The Center urges legislative leaders to reconsider two bills that would provide Justice Reinvestment Initiative and occupational licensing reforms.

Center Joins Liberal Groups in Supporting Two Justice Reinvestment Bills that would Benefit Minority and Other Communities

Bi-Partisan Coalition Supports Right-to-Earn-a-Living for Nonviolent Criminals and Protecting Civil/Property Rights

Providence, RI – The RI Center for Freedom & Prosperity urges legislative leaders to reconsider two bills that would provide Justice Reinvestment Initiative (JRI) and occupational licensing reforms, two areas consistently supported by the Center in recent years. 

Each bill has similarly been implemented in over dozens of other states in recent years. And each bill has earned broad bi-partisan support among grassroots activists and other lawmakers in Rhode Island following their respective committee hearings. It is only General Assembly leadership that is holding them back. 

H5863, which also provides occupational licensing reforms, would provide increased opportunities for people with minor criminal records to to earn a living for themselves and their families by removing unfair barriers and reducing burdens to obtain occupational licenses and certifications that are required in many industries. 

Rhode Island’s regulatory laws often effectively impose a ban against individuals with a record from obtaining many licenses to work. Even vague crimes of “moral turpitude” are subject to such unjust prohibitions. 

H5863 would remove many such unfair barriers and clarifies statues that make it overly difficult for prior criminal offenders to work in certain occupations. These changes would allow more individuals to re-enter society with the opportunity to live self-sufficient lives; in turn, improving the health of the state’s economy and reducing the recidivism rates and its associated costs.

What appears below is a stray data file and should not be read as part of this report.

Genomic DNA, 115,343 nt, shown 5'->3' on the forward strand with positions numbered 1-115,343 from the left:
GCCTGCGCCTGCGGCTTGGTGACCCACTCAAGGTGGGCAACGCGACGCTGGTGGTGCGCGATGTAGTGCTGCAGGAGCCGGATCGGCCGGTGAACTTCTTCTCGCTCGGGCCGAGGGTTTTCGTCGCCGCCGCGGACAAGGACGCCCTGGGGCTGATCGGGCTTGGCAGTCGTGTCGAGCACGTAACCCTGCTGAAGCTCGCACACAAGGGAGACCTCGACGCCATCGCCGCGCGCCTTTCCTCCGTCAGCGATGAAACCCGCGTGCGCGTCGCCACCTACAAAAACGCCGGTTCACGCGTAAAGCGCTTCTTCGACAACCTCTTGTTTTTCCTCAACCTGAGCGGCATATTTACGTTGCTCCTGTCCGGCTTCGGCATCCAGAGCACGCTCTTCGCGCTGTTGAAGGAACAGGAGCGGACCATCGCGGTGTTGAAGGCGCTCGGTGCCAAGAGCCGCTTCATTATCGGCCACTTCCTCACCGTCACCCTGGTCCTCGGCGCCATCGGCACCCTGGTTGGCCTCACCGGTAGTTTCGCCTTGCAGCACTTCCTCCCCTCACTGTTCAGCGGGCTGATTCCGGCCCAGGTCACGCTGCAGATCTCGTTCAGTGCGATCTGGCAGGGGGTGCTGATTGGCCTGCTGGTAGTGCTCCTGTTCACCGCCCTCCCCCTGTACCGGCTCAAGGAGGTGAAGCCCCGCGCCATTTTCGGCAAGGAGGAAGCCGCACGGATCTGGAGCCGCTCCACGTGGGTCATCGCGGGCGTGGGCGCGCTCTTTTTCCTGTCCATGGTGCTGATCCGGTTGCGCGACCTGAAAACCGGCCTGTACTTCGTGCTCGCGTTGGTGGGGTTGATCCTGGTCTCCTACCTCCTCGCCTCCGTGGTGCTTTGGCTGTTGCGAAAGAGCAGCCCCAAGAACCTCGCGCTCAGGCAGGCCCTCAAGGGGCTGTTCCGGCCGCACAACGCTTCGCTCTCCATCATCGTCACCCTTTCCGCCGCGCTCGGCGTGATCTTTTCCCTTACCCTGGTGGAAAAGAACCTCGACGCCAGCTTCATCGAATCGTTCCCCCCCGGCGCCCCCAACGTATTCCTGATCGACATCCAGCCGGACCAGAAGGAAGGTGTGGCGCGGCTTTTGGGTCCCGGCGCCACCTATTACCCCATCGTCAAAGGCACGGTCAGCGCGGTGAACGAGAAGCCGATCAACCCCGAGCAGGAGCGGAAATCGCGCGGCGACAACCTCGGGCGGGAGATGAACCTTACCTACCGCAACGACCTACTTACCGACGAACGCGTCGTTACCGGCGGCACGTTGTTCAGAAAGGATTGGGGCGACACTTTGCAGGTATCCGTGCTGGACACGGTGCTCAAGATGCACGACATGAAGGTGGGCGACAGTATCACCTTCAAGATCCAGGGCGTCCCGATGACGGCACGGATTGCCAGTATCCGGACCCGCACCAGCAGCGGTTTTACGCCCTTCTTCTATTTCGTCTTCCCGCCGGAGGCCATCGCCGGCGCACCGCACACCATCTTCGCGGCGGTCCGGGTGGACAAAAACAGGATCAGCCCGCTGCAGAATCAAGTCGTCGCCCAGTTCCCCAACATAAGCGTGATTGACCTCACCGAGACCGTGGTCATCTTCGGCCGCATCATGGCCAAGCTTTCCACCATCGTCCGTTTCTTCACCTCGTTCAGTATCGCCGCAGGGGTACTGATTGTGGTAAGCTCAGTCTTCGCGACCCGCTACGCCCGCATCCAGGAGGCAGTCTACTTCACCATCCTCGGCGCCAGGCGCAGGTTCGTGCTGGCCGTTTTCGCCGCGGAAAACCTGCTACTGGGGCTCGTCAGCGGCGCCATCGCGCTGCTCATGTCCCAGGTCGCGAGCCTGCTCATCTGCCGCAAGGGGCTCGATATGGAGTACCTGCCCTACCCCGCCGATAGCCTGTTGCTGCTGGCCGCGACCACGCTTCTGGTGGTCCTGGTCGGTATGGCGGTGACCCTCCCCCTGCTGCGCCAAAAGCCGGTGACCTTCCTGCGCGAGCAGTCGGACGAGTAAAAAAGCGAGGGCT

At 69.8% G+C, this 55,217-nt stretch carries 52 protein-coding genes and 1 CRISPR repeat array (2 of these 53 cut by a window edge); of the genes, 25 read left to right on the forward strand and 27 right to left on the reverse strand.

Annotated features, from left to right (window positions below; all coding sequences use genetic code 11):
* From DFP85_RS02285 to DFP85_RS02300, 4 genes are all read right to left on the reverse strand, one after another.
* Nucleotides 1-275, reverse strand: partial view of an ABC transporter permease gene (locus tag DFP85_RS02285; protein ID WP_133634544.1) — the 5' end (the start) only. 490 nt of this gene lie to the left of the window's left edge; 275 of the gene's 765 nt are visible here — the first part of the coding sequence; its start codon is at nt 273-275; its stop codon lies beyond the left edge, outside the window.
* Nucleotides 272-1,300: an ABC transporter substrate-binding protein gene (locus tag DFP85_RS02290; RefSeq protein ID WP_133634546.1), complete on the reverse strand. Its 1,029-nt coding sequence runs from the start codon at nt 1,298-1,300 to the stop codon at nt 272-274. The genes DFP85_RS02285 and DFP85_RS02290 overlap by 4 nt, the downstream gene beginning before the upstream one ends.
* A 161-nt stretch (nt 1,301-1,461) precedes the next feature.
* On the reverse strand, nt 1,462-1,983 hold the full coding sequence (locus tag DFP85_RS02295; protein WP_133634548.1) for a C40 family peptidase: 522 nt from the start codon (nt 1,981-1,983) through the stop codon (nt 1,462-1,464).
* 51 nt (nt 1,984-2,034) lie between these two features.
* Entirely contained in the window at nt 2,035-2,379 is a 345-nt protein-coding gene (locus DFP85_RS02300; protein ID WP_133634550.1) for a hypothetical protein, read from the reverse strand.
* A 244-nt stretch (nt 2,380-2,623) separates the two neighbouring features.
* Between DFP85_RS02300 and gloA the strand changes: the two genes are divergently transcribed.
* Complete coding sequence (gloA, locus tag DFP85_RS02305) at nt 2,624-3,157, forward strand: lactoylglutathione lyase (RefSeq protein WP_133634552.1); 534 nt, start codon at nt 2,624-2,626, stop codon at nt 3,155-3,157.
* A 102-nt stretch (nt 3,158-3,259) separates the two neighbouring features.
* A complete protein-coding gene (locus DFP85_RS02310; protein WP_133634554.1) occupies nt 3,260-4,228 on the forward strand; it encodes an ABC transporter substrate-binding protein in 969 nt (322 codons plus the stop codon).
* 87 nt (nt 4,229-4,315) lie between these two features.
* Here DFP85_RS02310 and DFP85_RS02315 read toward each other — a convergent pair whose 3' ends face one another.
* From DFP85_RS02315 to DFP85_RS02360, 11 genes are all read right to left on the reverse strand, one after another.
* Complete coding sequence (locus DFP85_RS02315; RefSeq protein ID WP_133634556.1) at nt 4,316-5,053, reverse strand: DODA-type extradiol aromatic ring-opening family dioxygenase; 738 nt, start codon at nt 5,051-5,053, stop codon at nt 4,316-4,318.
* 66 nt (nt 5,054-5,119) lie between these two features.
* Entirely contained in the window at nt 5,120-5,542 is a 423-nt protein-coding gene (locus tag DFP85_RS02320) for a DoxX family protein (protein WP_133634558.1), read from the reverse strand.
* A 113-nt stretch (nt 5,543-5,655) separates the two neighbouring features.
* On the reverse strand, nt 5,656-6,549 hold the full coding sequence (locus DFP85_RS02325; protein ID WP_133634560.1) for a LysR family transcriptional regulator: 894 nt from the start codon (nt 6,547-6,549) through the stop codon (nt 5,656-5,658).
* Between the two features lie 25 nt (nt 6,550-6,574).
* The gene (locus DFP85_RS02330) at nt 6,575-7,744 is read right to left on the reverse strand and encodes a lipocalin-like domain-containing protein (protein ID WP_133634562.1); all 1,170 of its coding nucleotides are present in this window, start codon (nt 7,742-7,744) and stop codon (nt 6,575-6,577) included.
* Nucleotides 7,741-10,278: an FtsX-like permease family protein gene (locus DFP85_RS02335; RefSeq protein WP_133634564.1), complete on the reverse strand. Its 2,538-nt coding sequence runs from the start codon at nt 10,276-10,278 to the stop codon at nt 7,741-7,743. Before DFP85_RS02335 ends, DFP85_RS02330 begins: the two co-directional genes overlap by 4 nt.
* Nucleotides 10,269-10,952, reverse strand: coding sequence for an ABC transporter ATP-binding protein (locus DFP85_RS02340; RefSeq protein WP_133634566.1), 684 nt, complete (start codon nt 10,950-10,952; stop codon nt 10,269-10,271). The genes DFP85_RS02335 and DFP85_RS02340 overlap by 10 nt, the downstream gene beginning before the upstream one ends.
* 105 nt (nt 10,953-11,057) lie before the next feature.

“The more evolved view of America’s criminal justice system, by advocates on both the left and the right, is that after paying their debt to society, certain nonviolent offenders should be rehabilitated and trained to become a productive working member of society,” commented the Center’s CEO, Mike Stenhouse. “But yet in Rhode Island, burdensome occupational licensing laws often make it impossible for these individuals to find gainful employment.”

The conservative Center joins with DARE, the RI-ACLU, and other liberal advocacy groups in supporting H5863.

The Center also supports H5721, a JRI bill that it crafted, which would completely re-write the Rhode Island’s “civil asset forfeiture” statutes, by which state and local government agencies may seize the property of suspected criminals or regulatory violators, many of whom are never charged or convicted. This legislation would help protect civil rights and the rights of property owners against overly-zealous government seizures, a phenomenon that disproportionately impacts low-income and minority communities.

The Center’s CEO, Mike Stenhouse, testified at the March House Judiciary Committee hearing on H5721, which is also supported by the RI-ACLU, Occupy Providence, the Rhode Island Public Defenders Office, and the D.C. based Institute for Justice. There was no testimony opposing the legislation, yet legislative leaders are reluctant to move the legislation forward because of opposition from the law enforcement community, which benefits, sometimes unjustly, from the proceeds of seized assets.

A compelling video, research data, summary of the legislation, and copies of submitted testimony can be found on the Center’s home page for Asset Forfeiture reform

The Center issued a major report on the need for occupational licencing reforms in 2018, Right to Earn (a living). The Center also joined with Democrats to help push through a package of JRI reform legislation in 2017; as part of the Center’s Family Prosperity Initiative.

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